More on micropayements in journalism

The two Freakonomics gods of economics, Stephen Dubner and Steven Levitt, have now joined in the debate about whether or not micropayments are the future of newspapers, a debate I first pointed to last week.

Unfortunately, so far they have only sampled views from the people I’ve already linked to. I hope that means they are getting ready for their own economic analysis of the issue. A lot rides on it.

Personally, I still think that the Kindle and its ilk point to the future. Technically, it is not a micropayments platform yet (micro = thousands, not hundreds, of a dollar at a time). But it begins the process of news publications charging modest amounts for a new reading experience, and that is what this is about.

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Do not go gentle: The “dying” newspaper

559px-the_deathsvg

The death metaphor for newspapers: It is everywhere. For example, here, here, here, here, here, here, and here. Even The Economist and The Hannibal Blog have used it.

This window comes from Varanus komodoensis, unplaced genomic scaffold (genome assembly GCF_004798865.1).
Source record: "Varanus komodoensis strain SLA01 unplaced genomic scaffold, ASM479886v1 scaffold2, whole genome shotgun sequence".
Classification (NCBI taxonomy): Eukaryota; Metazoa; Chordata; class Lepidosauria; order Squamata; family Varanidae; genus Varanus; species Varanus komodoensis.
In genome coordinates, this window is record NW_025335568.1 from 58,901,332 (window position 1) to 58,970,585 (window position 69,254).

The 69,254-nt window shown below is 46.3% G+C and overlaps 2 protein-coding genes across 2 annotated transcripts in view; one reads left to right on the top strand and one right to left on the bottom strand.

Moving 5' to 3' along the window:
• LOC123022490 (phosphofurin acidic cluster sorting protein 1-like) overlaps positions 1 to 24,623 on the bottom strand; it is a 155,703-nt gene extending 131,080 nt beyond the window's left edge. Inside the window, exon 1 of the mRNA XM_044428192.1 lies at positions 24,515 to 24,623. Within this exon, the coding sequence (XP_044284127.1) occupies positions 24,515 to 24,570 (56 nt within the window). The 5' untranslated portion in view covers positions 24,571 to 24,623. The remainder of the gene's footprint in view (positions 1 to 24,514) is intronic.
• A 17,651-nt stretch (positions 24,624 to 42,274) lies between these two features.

I suspect this is because journalists (and bloggers are journal-ists too) love crisp, primal metaphors, which usually leads to sex or death, if not taxes.

That said, the metaphor is, of course, utter and silly nonsense. In this post I want to suggest why.

Indulge me with a “brief history of the media”, which comes with an R-rating for subjectivity, exaggeration and incompleteness. My point is only to lead up to a new and better metaphor for what is happening to the news industry.

1) Trojan War (ca. 1200 BCE) to ca 750 BCE

The mainstream media of post-Mycenaean and pre-Archaic Greece live* through their heydey of oral story-telling about the great war. Audiences are captive, attendance is good.